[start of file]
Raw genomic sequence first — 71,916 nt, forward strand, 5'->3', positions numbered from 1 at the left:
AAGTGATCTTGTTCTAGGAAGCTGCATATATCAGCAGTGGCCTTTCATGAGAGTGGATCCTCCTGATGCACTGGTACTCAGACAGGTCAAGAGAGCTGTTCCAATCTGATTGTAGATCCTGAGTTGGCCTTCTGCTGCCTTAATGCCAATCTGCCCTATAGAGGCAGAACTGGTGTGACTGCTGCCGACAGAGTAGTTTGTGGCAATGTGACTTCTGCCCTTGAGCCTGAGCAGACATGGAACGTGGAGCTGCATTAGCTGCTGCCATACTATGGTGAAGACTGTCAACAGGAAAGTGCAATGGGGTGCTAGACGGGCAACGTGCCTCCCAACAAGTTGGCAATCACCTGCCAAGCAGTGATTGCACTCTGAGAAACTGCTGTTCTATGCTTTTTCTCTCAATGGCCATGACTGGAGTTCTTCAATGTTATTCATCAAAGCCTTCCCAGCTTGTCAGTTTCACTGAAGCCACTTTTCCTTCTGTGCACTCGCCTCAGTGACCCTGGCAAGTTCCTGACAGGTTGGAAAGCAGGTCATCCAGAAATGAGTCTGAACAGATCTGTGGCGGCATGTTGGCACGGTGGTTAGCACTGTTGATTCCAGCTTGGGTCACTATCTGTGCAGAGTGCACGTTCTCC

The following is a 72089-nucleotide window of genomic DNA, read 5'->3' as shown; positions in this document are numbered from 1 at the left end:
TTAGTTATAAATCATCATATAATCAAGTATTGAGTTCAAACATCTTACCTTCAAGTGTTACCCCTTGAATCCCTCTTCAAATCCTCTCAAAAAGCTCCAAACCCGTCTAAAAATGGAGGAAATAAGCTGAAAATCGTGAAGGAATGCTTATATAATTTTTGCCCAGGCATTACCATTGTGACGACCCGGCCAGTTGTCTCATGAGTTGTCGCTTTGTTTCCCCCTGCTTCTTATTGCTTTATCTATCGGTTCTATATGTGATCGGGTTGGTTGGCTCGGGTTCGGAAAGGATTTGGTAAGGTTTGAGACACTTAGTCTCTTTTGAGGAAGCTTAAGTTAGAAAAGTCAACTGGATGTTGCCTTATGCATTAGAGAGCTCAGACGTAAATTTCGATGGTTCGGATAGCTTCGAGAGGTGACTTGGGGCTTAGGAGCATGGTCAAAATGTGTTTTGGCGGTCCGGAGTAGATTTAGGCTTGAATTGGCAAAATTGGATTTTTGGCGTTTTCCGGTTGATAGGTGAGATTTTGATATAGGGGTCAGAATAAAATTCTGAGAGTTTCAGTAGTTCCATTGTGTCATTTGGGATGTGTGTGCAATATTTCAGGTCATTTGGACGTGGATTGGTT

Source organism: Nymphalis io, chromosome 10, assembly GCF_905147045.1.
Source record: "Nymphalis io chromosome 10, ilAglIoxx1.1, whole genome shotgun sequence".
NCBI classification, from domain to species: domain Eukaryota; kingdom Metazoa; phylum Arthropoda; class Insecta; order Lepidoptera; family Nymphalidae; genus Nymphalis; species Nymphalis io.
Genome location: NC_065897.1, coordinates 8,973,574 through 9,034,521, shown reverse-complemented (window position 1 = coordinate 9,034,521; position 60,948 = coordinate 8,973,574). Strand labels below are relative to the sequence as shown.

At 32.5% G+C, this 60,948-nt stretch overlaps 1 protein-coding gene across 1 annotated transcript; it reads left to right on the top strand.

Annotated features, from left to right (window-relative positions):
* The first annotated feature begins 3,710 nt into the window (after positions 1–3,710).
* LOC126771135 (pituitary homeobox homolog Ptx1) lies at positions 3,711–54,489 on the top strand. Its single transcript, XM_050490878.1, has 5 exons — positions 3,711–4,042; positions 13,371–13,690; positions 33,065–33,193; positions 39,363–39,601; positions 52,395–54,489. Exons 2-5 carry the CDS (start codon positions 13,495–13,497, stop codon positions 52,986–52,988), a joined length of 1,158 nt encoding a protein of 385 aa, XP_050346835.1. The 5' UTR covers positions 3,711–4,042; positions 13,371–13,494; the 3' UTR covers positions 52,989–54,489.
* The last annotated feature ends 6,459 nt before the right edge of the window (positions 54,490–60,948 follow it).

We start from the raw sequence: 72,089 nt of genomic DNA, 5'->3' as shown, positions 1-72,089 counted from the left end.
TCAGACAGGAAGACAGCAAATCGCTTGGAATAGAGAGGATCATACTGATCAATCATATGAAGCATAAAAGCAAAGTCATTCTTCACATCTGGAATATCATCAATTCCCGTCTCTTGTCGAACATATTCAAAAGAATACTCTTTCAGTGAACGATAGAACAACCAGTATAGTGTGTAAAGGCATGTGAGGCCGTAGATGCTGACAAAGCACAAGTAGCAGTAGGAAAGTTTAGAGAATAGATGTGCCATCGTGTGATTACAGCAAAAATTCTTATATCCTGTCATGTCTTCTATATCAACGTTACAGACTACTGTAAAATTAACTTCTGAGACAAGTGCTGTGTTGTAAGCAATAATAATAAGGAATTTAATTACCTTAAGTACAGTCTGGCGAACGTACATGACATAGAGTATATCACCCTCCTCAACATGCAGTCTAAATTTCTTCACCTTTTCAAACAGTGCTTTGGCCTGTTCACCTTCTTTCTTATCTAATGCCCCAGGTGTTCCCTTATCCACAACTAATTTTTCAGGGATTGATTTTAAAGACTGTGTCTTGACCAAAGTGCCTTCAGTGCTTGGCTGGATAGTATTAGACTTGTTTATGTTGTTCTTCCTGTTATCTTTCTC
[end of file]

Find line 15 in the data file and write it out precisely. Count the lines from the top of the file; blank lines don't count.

TCAGACAGGAAGACAGCAAATCGCTTGGAATAGAGAGGATCATACTGATCAATCATATGAAGCATAAAAGCAAAGTCATTCTTCACATCTGGAATATCATCAATTCCCGTCTCTTGTCGAACATATTCAAAAGAATACTCTTTCAGTGAACGATAGAACAACCAGTATAGTGTGTAAAGGCATGTGAGGCCGTAGATGCTGACAAAGCACAAGTAGCAGTAGGAAAGTTTAGAGAATAGATGTGCCATCGTGTGATTACAGCAAAAATTCTTATATCCTGTCATGTCTTCTATATCAACGTTACAGACTACTGTAAAATTAACTTCTGAGACAAGTGCTGTGTTGTAAGCAATAATAATAAGGAATTTAATTACCTTAAGTACAGTCTGGCGAACGTACATGACATAGAGTATATCACCCTCCTCAACATGCAGTCTAAATTTCTTCACCTTTTCAAACAGTGCTTTGGCCTGTTCACCTTCTTTCTTATCTAATGCCCCAGGTGTTCCCTTATCCACAACTAATTTTTCAGGGATTGATTTTAAAGACTGTGTCTTGACCAAAGTGCCTTCAGTGCTTGGCTGGATAGTATTAGACTTGTTTATGTTGTTCTTCCTGTTATCTTTCTC